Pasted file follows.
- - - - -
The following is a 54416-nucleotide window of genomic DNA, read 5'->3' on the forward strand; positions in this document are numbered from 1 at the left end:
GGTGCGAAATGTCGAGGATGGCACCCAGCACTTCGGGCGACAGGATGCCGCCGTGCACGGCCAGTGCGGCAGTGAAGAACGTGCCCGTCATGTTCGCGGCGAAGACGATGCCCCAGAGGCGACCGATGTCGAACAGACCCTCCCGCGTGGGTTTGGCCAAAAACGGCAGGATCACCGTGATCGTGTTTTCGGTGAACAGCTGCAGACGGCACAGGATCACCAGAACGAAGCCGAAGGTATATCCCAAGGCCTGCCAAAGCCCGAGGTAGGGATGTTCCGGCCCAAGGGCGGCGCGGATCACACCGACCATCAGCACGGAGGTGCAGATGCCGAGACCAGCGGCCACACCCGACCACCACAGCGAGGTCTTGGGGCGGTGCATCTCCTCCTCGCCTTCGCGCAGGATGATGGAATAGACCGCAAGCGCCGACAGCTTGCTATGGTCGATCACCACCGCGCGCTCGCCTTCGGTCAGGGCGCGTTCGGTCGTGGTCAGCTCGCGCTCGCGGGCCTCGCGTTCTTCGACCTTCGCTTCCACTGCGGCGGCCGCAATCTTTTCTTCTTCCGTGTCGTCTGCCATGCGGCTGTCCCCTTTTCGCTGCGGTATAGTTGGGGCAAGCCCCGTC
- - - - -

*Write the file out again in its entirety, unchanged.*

The following is a 54416-nucleotide window of genomic DNA, read 5'->3' on the forward strand; positions in this document are numbered from 1 at the left end:
GGTGCGAAATGTCGAGGATGGCACCCAGCACTTCGGGCGACAGGATGCCGCCGTGCACGGCCAGTGCGGCAGTGAAGAACGTGCCCGTCATGTTCGCGGCGAAGACGATGCCCCAGAGGCGACCGATGTCGAACAGACCCTCCCGCGTGGGTTTGGCCAAAAACGGCAGGATCACCGTGATCGTGTTTTCGGTGAACAGCTGCAGACGGCACAGGATCACCAGAACGAAGCCGAAGGTATATCCCAAGGCCTGCCAAAGCCCGAGGTAGGGATGTTCCGGCCCAAGGGCGGCGCGGATCACACCGACCATCAGCACGGAGGTGCAGATGCCGAGACCAGCGGCCACACCCGACCACCACAGCGAGGTCTTGGGGCGGTGCATCTCCTCCTCGCCTTCGCGCAGGATGATGGAATAGACCGCAAGCGCCGACAGCTTGCTATGGTCGATCACCACCGCGCGCTCGCCTTCGGTCAGGGCGCGTTCGGTCGTGGTCAGCTCGCGCTCGCGGGCCTCGCGTTCTTCGACCTTCGCTTCCACTGCGGCGGCCGCAATCTTTTCTTCTTCCGTGTCGTCTGCCATGCGGCTGTCCCCTTTTCGCTGCGGTATAGTTGGGGCAAGCCCCGTC